Review: The Overneath by Peter S. Beagle

34273712I squeed out loud when I found out that I was approved for an ARC of this book through NetGalley. I loved The Last Unicorn. Loved it like only an 8-year-old girl with an *obsession* with unicorns could. I entered the world through the film, but it wasn’t too long before I read the book, and then again, and then again.

So, getting to read this little anthology was the highlight of my week. It’s also the first ever NetGalley book I’ve ever reviewed, and I’m super excited!

An odd couple patrols a county full of mythological beasts and ornery locals. A familiar youngster from the world of The Last Unicorn is gifted in magic but terrible at spell-casting. A seemingly incorruptible judge meets his match in a mysterious thief who steals his heart. Two old friends discover that the Overneath goes anywhere, including locations better left unvisited.

“He came draggling behind the old man: a tall, extremely thin boy with a perfectly unremarkable face surrounding a remarkable nose – someone else’s nose, it looked like, borrowed for the occasion – and the most striking pair of green eyes I’d ever seen. Not your shifty, undependable run-of-the-mill blue-green or gray-green: this pair were green as the deep spring forests, green as the icy, shallow tides of the northern land where I was born.”

Oh my god, guys. The imagery. It is so awesome!~

So, the first and most important thing that lead me right into being like “YES, NETGALLEY, I WOULD LOVE TO READ THIS BOOK” is that the green-eyed boy featured in the first story “The Green-Eyed Boy” is in fact, Schmendrick the Magician, last of the red hot swamis. A young Schmendrick, who has just started his apprenticeship with Nikos, a master wizard. We see Schmendrick’s clumsy attempts to work the powerful magic that he has right from the beginning. I loved it. Getting his origin story, so to speak, an outcast boy from a family that cares not a whit for him… even his name, from a Yiddish word that means something along the lines of “somebody out of his depth” as Beagle once put it, is a source of shame for him. Poor Schmendrick. I feel for him. What an amazing opener for this book of stories!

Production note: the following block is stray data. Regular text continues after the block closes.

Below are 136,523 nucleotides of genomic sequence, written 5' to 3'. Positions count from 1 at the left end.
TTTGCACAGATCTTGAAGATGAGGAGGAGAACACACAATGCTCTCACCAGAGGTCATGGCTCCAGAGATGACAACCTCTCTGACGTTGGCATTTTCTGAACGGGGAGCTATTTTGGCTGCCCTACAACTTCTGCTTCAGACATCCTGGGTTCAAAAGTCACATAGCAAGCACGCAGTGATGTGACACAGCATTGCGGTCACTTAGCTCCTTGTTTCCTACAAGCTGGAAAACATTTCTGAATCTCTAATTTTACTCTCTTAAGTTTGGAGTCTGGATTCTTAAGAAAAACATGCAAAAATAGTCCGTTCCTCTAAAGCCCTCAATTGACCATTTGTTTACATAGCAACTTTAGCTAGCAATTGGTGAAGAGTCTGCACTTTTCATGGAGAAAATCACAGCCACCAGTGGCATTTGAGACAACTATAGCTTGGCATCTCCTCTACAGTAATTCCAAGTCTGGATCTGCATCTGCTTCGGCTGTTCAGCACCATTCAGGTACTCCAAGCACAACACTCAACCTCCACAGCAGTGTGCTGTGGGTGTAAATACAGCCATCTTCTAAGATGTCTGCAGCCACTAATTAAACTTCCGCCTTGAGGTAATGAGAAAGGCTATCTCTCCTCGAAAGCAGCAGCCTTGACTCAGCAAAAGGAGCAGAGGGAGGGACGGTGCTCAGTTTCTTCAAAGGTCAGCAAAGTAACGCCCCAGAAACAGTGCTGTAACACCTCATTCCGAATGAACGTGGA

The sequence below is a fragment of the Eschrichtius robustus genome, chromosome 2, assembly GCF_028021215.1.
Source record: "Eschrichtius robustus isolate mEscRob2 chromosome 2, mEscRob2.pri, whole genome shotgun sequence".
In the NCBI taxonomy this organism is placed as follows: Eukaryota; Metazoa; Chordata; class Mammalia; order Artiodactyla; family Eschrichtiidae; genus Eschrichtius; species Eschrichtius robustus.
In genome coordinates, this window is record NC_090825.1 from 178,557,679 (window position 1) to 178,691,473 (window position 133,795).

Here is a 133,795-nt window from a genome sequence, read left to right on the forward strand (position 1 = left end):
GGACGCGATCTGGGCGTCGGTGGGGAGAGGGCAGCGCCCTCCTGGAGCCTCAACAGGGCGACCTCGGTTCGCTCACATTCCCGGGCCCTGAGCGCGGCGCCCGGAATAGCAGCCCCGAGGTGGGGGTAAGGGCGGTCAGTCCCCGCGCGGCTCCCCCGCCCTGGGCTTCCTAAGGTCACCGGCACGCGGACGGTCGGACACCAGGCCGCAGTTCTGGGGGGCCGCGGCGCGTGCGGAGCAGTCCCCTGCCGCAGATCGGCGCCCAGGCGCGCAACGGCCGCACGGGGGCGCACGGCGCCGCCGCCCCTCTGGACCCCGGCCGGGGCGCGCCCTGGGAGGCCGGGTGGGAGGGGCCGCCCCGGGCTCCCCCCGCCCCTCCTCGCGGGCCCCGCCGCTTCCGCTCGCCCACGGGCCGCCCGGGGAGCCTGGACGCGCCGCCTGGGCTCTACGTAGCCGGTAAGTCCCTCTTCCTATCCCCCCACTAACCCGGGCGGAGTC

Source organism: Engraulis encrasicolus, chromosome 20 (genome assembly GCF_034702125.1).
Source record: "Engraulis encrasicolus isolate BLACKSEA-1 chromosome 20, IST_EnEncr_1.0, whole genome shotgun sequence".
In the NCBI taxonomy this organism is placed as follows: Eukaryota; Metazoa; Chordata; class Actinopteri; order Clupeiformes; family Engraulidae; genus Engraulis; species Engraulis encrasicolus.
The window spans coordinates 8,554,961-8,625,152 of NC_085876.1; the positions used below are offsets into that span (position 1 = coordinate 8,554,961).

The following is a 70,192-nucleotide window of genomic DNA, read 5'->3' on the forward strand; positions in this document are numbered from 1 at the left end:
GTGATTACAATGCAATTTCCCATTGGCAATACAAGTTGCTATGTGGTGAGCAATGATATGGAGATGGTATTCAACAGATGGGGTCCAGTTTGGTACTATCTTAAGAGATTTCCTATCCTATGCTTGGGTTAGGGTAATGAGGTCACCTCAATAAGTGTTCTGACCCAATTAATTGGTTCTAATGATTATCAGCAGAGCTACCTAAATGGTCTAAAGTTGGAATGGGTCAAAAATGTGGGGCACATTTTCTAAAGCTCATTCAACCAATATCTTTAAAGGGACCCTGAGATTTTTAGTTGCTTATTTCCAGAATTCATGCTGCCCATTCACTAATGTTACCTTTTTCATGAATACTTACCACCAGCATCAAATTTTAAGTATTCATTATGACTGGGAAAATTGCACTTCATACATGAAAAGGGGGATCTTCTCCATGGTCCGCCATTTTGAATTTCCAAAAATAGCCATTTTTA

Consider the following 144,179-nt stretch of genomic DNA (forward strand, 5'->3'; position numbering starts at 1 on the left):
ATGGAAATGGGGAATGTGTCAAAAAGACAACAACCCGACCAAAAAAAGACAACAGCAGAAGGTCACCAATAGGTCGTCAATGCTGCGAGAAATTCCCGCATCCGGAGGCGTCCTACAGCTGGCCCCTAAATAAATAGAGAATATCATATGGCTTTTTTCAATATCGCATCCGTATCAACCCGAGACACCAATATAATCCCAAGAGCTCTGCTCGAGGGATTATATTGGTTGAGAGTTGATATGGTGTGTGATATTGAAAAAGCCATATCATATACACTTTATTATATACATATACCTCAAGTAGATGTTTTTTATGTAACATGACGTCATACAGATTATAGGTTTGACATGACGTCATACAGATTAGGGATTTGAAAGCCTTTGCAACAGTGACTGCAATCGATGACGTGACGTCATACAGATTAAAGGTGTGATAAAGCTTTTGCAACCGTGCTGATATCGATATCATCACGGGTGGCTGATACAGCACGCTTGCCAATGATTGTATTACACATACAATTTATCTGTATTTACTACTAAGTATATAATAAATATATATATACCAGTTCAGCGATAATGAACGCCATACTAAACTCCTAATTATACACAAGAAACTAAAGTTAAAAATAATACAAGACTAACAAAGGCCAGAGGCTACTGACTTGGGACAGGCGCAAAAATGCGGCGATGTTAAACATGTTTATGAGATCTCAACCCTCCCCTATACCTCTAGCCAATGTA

There are a few stories about unicorns in this anthology (surprise!), but they are all different kinds of unicorns.

For example, The Story of Kao Yu tells the story of a travelling judge who is occasionally helped out by a chi-lin, a Chinese unicorn. My Son Heydari and the Karkadann is a story about a wounded Persian unicorn, a karkadann – somewhat like a rhinoceros – being nursed back to health by a local boy.

It also has a bunch of fantastic stories in it that aren’t about unicorns, like The Queen Who Could Not Walk, which had a really fantastic reveal, and Trinity County, CA : You’ll Want to Come Again and We’ll Be Glad to See You! which is about a group of people that go in and rescue illegal exotic animals in Trinity County… only the exotic animals in this case, are dragons. Kaskia is a story about a middle aged man with a failing marriage who buys a strange laptop from his cousin and ends up instant messaging an alien with it. Music, When Soft Voices Die is a really cool story about a medical student in Victorian England who builds a machine that starts to pick up random voices, and it’s a bit of a mystery finding out what they are and where they come from. Really surreal and wonderfully written stories of all different kinds.

Honestly, if you haven’t watched (or read, for that matter) The Last Unicorn as an adult, it has a whole other level of awesome in it that you probably missed as a kid, not the least of which is the bonkers awesome voice cast… and scenes like this one. It’s so amazing, lol.

It was awesome from start to finish. Never samey, never boring. I loved the entire collection, and I’ll be honest here, I can only say that about 3 short story anthologies that I’ve ever read (including this one). So, there you go. 5/5 stars! 😀


Many thanks to the author, and Tachyon Publications via NetGalley for the advance reader copy of this book.

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